MIXED economic figures published this week reinforced the view that interest rates are likely to stay unchanged next year and probably until late in 2014.
Dismal year-on-year retail sales growth of 1% in October, a 7.7% fall in mining production and lower-than-expected inflation last month may support the argument for a rate cut at next month's meeting of the Reserve Bank's monetary policy committee (MPC). However, a rebound in manufacturing production and higher inflation expectations balance the view on interest rates.
Retailing disappointed due to weak sales by general dealers, textile and clothing and food and beverages. Investec economist Annabel Bishop said retail sales were hit in October with mining strikers going unpaid.
This resulted in more use of savings and credit in September. By October many households were battling, which probably prompted the return to work, Bishop said.
Despite better-than-expected growth in manufacturing output, the effects of strikes also showed in manufacturing and mining data.
Manufacturing production rose 2.5% year on year in October after falling 1.7% in September. The basic-metal products and machinery manufacturing category shrank 2.5%, compared with 2.7% in September.
Ilke van Zyl, economist at Absa Capital, said users of raw mining materials for production were also hit by the August-October mine strikes. Machinery suppliers suffered the most in September. Beneficiaries of mining products were most adversely affected in October.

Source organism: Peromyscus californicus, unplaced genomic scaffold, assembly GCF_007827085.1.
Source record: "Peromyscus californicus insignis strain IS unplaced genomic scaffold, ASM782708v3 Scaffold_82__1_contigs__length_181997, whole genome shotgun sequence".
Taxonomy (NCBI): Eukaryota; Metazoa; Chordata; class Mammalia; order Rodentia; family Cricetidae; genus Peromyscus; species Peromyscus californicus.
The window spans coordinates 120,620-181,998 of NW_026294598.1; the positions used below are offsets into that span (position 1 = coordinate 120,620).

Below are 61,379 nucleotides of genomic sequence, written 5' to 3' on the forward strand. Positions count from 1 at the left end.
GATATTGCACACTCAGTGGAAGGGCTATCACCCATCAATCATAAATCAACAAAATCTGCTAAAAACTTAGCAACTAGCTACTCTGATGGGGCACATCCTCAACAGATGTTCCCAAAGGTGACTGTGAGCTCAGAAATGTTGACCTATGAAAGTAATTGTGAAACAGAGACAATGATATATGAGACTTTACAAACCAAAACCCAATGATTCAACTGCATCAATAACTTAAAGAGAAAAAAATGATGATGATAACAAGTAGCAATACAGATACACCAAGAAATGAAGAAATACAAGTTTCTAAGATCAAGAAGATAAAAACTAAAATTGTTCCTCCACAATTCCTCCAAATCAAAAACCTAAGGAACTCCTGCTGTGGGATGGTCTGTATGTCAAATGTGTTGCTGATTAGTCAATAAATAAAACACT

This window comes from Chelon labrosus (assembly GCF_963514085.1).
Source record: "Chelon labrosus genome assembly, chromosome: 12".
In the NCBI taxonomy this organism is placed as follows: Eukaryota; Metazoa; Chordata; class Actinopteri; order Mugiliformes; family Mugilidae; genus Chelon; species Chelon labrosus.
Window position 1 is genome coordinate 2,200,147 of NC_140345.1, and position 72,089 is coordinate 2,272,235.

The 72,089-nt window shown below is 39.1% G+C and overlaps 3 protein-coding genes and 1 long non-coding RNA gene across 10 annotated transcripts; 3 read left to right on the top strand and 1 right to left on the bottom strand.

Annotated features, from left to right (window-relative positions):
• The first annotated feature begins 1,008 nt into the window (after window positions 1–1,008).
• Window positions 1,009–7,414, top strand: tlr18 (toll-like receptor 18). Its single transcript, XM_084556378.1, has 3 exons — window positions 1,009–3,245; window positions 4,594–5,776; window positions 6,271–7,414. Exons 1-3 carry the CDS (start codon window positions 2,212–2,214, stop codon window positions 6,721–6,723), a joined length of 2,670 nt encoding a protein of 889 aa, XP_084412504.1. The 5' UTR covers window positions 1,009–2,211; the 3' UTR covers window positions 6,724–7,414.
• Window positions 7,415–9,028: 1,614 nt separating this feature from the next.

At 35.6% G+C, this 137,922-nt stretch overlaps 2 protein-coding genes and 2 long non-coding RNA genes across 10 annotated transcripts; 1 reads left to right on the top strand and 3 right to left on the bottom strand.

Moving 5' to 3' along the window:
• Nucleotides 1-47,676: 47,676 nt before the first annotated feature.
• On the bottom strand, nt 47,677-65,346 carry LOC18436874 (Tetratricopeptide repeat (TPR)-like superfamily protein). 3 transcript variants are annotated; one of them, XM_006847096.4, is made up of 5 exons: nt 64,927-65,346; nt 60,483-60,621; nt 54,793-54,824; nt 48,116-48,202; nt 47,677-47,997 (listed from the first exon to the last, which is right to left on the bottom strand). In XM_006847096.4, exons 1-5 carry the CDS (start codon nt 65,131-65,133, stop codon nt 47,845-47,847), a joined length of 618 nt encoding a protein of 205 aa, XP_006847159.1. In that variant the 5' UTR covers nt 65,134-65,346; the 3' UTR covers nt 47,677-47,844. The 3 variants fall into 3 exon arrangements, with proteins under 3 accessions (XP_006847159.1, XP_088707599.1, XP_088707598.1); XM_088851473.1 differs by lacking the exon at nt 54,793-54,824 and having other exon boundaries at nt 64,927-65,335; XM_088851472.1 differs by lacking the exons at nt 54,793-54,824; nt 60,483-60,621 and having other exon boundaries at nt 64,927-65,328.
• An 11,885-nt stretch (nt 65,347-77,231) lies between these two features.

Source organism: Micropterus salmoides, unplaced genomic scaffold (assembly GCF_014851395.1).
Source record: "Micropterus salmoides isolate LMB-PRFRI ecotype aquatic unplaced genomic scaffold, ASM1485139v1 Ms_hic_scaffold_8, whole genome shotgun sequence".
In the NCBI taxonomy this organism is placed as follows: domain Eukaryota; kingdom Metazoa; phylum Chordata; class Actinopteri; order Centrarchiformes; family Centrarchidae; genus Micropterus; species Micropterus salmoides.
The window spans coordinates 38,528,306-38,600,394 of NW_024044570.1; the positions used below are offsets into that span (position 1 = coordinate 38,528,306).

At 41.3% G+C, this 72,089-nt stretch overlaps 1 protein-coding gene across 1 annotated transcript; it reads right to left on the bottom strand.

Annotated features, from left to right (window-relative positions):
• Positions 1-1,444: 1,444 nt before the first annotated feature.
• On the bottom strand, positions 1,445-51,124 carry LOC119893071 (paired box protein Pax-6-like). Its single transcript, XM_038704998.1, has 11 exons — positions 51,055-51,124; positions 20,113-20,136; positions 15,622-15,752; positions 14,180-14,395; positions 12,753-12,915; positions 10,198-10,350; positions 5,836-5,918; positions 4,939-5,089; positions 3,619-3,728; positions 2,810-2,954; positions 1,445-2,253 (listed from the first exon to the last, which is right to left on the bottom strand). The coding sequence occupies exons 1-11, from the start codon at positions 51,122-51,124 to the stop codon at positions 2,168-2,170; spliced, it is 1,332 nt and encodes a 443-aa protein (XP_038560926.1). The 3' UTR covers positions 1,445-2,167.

The main factor in the mining output fall was a 45.7% fall in gold production as strikes spread to mines like Gold Fields in October.
Nedbank's group economic unit said the Reserve Bank could do little about operating problems in mining so lower mining production would have limited influence on monetary policy.
Economic growth prospects remain a concern. The Reserve Bank's latest forecast for economic growth is 2.5% this year and 2.9% next year. A year ago, the bank still expected growth rates of 3.2% and 4.2% respectively.
However, inflation is expected to edge up.
Stats SA said this week that consumer price index (CPI) inflation stayed at 5.6% last month and producer price index (PPI) inflation was lower than expected at 5.2%. But analysts warn that higher food and energy prices are likely to push CPI inflation close to or above the 6% upper end of the bank's inflation target.
And the rand exchange rate presents a material inflation risk.
The Reserve Bank expects CPI to peak at 5.7% in next year's first quarter and average 5.5% for the year, but this is one of the more optimistic inflation views.
The latest inflation expectations survey of the Bureau for Economic Research forecasts average inflation of 6.1% next year and 6.2% in 2014.
Elna Moolman, economist at Renaissance Capital, expects average inflation next year to be below 6%, perhaps with occasional breaches of the ceiling.
"Our forecast for core inflation in the medium term is slightly higher than the very benign outlook of the Reserve Bank, but we would agree that is should remain reasonably contained," she said in a report.
"We expect inflation to be too high to create scope for further monetary easing, despite the weak economic growth outlook; while it is unlikely to be high enough on a sustained basis to force the bank to hike interest rates, given the bleak growth prognosis."
Bishop said CPI inflation is likely to exceed 6% next year and should peak close to 6.5% if there are no moderating influences like petrol price cuts. She said the reweighting of the CPI basket from January means the 16% hike in electricity price that Eskom has applied for will add to the CPI.
Nedbank said food would continue to put pressure on inflation in coming months.
* This article was first published in Sunday Times: Business Times